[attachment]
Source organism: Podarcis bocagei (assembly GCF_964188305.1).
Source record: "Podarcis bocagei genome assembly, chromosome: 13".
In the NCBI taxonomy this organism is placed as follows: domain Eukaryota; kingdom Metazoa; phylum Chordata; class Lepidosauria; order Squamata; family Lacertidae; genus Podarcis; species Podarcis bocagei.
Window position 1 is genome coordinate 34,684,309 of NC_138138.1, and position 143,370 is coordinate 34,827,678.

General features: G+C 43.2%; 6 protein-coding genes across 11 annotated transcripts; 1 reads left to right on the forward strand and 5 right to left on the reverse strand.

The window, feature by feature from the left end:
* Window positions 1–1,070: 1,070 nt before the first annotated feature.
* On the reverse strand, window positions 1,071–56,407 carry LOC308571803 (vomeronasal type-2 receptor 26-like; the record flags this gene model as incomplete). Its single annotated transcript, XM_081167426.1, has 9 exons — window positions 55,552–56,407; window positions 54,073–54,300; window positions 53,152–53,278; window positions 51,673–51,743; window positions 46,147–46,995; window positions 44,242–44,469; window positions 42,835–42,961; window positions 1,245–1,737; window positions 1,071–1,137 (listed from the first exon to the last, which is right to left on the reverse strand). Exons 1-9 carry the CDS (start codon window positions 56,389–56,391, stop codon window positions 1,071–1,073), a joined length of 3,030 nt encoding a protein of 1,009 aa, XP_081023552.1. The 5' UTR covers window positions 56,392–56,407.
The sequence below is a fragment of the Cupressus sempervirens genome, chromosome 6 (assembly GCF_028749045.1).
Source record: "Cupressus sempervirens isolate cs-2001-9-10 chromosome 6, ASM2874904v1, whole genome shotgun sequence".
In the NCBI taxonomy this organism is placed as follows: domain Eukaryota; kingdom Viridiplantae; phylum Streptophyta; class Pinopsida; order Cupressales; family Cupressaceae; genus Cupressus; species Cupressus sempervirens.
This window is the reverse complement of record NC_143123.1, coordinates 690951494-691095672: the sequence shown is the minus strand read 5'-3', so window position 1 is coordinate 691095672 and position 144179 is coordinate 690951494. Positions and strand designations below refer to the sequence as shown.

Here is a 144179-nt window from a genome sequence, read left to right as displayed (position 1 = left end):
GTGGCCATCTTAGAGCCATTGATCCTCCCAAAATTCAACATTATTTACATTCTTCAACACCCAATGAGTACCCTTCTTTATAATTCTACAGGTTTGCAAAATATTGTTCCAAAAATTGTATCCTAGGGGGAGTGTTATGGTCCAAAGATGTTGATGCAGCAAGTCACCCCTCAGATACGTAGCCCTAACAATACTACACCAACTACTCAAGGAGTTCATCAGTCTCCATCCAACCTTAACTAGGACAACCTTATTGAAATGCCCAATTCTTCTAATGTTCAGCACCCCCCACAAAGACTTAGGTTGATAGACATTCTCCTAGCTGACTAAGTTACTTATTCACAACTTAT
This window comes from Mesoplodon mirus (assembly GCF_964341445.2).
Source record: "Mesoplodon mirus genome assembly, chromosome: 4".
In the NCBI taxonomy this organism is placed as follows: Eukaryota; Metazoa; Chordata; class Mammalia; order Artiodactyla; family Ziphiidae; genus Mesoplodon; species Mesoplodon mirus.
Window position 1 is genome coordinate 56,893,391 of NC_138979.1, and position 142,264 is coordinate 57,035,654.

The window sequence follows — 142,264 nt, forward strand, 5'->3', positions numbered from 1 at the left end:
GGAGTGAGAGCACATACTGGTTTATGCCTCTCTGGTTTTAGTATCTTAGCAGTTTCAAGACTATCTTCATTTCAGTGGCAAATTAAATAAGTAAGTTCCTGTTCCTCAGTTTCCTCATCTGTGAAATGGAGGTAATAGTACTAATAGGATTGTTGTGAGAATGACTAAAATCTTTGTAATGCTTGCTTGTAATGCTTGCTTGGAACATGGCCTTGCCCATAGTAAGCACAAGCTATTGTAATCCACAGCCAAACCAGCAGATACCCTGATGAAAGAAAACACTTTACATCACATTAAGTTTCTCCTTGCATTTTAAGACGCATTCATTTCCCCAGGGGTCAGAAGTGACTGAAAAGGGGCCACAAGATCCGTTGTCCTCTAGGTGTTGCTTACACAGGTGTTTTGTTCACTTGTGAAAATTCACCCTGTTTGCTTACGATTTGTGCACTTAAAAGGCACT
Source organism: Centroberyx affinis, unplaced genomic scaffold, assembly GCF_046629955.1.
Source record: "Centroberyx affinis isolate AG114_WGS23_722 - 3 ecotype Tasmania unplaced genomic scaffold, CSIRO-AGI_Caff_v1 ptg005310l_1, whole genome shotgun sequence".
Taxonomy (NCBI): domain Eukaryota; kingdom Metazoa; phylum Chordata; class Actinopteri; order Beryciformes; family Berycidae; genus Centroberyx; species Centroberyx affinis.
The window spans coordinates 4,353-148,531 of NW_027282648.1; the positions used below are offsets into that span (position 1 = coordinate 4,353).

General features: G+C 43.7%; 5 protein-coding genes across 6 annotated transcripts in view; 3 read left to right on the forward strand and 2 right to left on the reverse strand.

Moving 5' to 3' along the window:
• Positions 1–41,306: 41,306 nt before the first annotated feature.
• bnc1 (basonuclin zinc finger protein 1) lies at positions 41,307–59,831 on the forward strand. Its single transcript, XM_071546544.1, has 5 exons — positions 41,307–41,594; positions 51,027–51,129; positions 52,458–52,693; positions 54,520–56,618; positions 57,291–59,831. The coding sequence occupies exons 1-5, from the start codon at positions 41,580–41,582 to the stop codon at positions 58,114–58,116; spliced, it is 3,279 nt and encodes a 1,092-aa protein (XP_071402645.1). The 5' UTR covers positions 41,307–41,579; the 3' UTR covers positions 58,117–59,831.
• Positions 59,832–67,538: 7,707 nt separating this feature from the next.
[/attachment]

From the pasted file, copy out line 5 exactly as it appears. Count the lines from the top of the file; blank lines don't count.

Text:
General features: G+C 43.2%; 6 protein-coding genes across 11 annotated transcripts; 1 reads left to right on the forward strand and 5 right to left on the reverse strand.